Once upon a time, in the town of Hamlet Wick, a man was killed on a beach, his head smashed in with a rock.
Years later, and a New Year’s Eve party is about to begin, with ten mostly-local guests, all of whom remember that tragedy well. The party is a 1920s murder mystery, but the game grinds to a shuddering halt almost as soon as it starts. For when the dead body is described, it appears that the imaginary victim was killed on a beach, his head smashed in with a rock.
As accusations fly as to the author of the game’s intentions, the group realise that one of the party is missing. He is soon found upstairs – he’s not on a beach, but his head has been smashed in by a rock…
My reading in January has been pretty appropriate – after all, Janus was a two-faced individual who looked in both directions and much of my reading has left me divided. Most of the books had very strong points but also had problems. And I’m squeezing this review in right at the end of the month because, yes, this fits the pattern perfectly.
This is Tom Hindle’s second book after the well-received A Fatal Crossing. This time, we have a closed-circle (not locked-room as per the author’s note) mystery in a very classic style, the country house. The suspects, despite their being quite a few of them, are we – I was a bit well-drawn. I worried while we were being introduced that I would forget who was who, but that didn’t prove to be a problem. There’s some lovely backstory concerning two crimes set in the past, and the victim does a good job of annoying everyone before he is conveniently murdered. All in all, it’s clever and it’s well-written – you might recall I had an issue that I didn’t find the suspects in A Fatal Crossing that distinctive, but that isn’t the case here. We get the point of view from about four different characters but that isn’t enough to give the game away, and the solution is a clever one.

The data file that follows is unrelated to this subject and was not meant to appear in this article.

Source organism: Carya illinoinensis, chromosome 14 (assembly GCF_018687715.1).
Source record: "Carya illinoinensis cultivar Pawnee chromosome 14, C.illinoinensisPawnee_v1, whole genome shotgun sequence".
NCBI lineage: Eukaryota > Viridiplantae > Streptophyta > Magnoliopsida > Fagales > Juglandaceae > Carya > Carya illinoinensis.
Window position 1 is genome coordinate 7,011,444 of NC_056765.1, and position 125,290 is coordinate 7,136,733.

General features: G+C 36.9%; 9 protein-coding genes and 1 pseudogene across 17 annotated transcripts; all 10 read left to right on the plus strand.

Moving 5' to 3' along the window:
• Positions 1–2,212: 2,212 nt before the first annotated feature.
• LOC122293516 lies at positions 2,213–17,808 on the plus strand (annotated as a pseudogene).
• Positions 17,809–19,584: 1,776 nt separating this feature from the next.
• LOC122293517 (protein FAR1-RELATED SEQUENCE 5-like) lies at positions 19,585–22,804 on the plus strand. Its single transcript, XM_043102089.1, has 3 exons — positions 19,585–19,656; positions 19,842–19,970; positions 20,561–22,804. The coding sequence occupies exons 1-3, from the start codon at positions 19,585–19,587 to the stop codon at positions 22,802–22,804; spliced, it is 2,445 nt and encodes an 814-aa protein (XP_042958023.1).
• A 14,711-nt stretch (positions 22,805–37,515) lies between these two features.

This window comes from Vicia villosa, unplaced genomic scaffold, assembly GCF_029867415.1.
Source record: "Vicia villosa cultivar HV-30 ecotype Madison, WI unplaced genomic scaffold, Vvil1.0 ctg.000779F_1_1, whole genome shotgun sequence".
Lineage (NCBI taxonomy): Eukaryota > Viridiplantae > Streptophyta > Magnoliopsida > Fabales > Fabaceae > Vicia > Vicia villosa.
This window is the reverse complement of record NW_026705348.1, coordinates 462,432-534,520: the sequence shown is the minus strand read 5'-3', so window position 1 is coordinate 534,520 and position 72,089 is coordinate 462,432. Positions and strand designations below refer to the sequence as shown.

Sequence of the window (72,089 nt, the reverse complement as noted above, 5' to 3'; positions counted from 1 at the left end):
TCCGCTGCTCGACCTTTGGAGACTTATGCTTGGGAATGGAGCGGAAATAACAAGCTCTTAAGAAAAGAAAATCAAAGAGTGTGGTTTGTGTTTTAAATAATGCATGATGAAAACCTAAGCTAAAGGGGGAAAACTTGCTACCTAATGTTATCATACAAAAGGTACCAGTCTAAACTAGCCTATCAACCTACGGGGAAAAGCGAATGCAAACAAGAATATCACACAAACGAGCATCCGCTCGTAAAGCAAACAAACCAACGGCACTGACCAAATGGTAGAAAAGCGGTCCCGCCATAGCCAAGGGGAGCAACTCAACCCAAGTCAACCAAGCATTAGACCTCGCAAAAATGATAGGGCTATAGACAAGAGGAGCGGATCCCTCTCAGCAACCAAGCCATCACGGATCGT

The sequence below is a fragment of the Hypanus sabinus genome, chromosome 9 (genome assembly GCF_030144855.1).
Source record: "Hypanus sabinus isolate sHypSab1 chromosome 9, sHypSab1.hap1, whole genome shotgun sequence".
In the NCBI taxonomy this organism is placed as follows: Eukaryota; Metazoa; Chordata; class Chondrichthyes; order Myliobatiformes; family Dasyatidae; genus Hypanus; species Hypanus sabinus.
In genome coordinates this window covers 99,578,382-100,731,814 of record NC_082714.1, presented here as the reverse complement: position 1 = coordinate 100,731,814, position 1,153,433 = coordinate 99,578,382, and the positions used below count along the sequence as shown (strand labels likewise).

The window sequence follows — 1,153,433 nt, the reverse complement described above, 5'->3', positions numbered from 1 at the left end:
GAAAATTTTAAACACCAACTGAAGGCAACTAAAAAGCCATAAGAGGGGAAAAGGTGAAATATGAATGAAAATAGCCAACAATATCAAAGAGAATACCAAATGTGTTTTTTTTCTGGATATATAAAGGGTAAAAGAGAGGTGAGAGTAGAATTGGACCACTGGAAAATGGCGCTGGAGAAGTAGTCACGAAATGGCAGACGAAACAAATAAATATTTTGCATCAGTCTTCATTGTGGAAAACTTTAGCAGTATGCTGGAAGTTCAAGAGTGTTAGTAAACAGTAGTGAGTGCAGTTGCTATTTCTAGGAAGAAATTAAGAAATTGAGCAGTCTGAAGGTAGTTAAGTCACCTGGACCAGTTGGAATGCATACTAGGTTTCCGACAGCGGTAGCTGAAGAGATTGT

But, dear Puzzle Doctor, you said you were divided on it. What was the problem? Thank you, dear reader, for paying attention. The problem is one that might or might not be a problem for you. I’ve read a lot of mystery novels – no, really – and my good lady wife considers me smarter than the average bear. The book hooked me so I was trying to solve it – which is a good thing. And I did – which is a good thing. What’s not so good is that I solved it pretty early – I found the important hints a bit too obviously hints, if you get my drift. Not that I didn’t enjoy finding out that I was right, but I’d be really curious if this was just me.
I definitely recommend this one – it’s a well-told beautifully layered mystery and very well constructed – but do let me know in the comments below, without spoilers, if you read it, whether I’m in the minority or the majority. I think it might be the former…
The Murder Game is out from Century Books in hardback and ebook this Thursday, 2nd February.
Yes that’s the problem with Tom Hindle’s books. The solution is SO obvious. It was exactly the same with A Fatal Crossing. He needs to team up with someone who can plot as well as he can write.
Have you read this one? Did it leap out to you as well?
Just finished it and the murderer’s identity was obvious to me too.
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Not just me then. Can I ask (vague spoilers here) did you suss who the murderer was, or just which character the murderer was, if you get my drift?
I guessed both things. And many other things besides. It was a pretty predictable novel though it held my interest.
Yes, the solution is obvious!
Same question that I asked the last commenter – did you identify which character the murderer was or who the murderer actually was, if you follow my line of thinking…